Lester P. Lamm, former President of the Highway Users Federation (now American Highway Users Alliance) and top federal highway administrator, made enduring contributions to the nation’s interstate highway system and to the U.S. transportation during his thirty nine year career in highway administration.
In his nine years as Executive Director of the Federal Highway Administration (FHWA) and in his four years as its Deputy Administrator, he diligently and successfully promoted the U.S. Interstate System and helped create the programs that have brought stability to America’s highways.
Mr. Lamm began his public service in 1963 with the U.S. Bureau of Public Roads (now Federal Highway Administration) and became the agency’s executive director in 1973. President Ronald Reagan appointed him as FHWA Deputy Administrator in 1982. He worked with six U.S. Secretaries of Transportation, helping them to direct more than $100 billion in U.S. interstate and primary highway construction funds. His long-term knowledge of effective highway administration had much to do with the timely completion of the U.S. interstate system.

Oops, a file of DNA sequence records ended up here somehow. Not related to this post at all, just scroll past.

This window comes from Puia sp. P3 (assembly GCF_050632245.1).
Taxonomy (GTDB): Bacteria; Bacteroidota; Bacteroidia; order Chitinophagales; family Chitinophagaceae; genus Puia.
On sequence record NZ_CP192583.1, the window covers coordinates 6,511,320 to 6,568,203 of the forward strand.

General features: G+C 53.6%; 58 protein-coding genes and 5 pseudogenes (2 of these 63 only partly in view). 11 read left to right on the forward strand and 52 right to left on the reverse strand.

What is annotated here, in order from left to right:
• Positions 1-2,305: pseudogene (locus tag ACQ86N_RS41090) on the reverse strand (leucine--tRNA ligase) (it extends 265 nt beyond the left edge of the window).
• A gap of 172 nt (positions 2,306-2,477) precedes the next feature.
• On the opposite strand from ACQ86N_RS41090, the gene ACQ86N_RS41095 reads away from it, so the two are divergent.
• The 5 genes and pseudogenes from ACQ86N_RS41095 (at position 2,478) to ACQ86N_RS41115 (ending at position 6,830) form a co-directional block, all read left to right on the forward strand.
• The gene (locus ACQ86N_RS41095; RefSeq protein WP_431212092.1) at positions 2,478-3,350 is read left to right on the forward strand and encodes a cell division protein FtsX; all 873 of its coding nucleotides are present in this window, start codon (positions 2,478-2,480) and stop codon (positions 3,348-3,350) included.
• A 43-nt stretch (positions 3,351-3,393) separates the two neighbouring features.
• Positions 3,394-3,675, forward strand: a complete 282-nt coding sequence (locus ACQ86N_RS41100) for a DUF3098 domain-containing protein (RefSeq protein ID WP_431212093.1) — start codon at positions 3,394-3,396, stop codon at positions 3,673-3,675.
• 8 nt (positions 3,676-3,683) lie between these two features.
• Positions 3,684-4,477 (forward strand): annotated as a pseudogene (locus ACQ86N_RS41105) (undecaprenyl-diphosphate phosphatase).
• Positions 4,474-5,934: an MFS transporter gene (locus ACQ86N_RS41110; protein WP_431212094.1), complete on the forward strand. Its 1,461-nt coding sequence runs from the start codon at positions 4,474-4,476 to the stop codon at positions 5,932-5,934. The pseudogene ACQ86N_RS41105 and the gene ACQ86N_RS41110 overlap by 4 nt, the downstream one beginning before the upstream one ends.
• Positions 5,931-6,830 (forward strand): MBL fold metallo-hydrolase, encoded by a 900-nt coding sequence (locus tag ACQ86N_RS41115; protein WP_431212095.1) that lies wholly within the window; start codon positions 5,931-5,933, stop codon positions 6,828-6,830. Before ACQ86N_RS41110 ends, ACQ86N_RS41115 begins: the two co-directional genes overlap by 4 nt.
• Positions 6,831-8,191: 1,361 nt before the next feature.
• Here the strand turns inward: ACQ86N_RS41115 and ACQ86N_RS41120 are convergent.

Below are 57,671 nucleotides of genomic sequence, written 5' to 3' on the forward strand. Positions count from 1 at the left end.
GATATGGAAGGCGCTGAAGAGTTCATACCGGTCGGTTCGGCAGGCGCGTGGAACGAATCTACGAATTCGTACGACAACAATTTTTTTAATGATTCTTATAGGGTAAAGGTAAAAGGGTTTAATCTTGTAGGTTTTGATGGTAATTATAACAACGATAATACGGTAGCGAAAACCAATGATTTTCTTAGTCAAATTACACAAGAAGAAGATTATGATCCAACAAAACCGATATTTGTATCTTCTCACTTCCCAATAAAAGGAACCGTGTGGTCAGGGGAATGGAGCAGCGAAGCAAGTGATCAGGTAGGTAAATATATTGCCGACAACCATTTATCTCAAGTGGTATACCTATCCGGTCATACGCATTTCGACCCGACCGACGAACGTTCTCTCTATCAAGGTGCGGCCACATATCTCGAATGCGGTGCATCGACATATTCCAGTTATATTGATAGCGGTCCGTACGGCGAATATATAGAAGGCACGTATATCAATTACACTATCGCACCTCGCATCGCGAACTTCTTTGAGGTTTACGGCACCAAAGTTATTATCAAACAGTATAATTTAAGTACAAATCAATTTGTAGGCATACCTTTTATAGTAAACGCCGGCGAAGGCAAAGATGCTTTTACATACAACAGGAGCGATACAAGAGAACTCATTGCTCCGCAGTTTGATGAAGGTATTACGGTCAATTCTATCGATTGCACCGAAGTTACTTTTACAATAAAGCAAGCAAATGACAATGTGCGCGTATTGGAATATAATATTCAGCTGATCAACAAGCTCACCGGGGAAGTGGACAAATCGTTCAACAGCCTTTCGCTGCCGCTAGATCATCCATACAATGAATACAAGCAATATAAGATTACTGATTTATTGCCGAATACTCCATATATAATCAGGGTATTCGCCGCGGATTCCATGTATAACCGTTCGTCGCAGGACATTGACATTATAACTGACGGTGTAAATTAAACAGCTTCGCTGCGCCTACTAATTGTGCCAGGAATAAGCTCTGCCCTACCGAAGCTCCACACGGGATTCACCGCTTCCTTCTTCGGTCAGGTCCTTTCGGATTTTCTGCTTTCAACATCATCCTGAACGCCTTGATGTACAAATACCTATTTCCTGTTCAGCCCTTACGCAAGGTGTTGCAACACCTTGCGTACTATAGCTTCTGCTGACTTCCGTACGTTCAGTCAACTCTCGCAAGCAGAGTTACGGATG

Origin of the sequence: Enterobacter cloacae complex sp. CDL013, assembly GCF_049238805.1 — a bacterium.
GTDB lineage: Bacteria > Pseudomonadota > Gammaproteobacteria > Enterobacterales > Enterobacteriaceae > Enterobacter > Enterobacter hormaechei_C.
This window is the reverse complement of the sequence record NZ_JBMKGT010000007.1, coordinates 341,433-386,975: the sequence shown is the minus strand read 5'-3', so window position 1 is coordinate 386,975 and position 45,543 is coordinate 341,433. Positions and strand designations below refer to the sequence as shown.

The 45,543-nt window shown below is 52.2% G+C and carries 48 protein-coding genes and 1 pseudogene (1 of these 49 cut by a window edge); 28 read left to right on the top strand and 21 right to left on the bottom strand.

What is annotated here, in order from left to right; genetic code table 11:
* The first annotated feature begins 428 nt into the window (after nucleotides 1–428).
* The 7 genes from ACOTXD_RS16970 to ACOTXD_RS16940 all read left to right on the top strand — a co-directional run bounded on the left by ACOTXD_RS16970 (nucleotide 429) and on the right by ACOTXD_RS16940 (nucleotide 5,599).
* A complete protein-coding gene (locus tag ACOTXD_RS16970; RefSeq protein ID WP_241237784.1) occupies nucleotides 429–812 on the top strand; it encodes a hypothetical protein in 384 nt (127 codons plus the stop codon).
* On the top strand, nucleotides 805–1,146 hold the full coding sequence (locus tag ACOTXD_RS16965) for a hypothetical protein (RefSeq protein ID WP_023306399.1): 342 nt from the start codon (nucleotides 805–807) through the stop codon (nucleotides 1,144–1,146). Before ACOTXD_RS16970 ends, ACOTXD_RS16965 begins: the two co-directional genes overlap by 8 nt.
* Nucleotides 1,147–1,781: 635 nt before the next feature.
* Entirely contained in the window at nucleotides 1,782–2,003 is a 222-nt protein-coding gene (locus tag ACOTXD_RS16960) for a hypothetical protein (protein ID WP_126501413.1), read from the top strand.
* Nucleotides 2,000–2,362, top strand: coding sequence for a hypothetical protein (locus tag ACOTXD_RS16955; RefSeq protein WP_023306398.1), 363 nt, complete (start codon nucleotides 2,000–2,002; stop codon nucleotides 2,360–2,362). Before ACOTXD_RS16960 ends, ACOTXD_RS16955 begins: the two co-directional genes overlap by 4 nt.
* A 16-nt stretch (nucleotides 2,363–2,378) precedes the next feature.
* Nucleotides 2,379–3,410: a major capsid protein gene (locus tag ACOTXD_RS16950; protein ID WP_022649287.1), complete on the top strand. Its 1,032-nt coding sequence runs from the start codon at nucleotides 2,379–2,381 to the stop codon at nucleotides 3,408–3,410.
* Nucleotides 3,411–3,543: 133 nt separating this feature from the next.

In 1986, Lamm was named President of the Highway Users Federation. From this position he continued to promulgate the importance of, and promote the expansion of, the greatest highway system in the world. He was a member of the Board of Governors if the International Public Works Federation; a Director of Operation Lifesaver, Inc.; a Director of the International Road Federation; a Director of the National Commission against Drunk Driving; and a Director of the Travel Industry.
Mr. Lamm was a co-founder and the first president of the Intelligent Vehicle Highway Society of America. IVHS America was founded in 1990 as a public-private coordination mechanism to make better use of “smart” technology for roads and vehicles as an essential element of the national strategy for improved transportation in the 21st century.
Lester Lamm graduated from Norwich University in Vermont with a BS degree in Civil Engineering. He completed post-graduate work studies at Harvard, Massachusetts Institute of Technology, and the University of Maryland.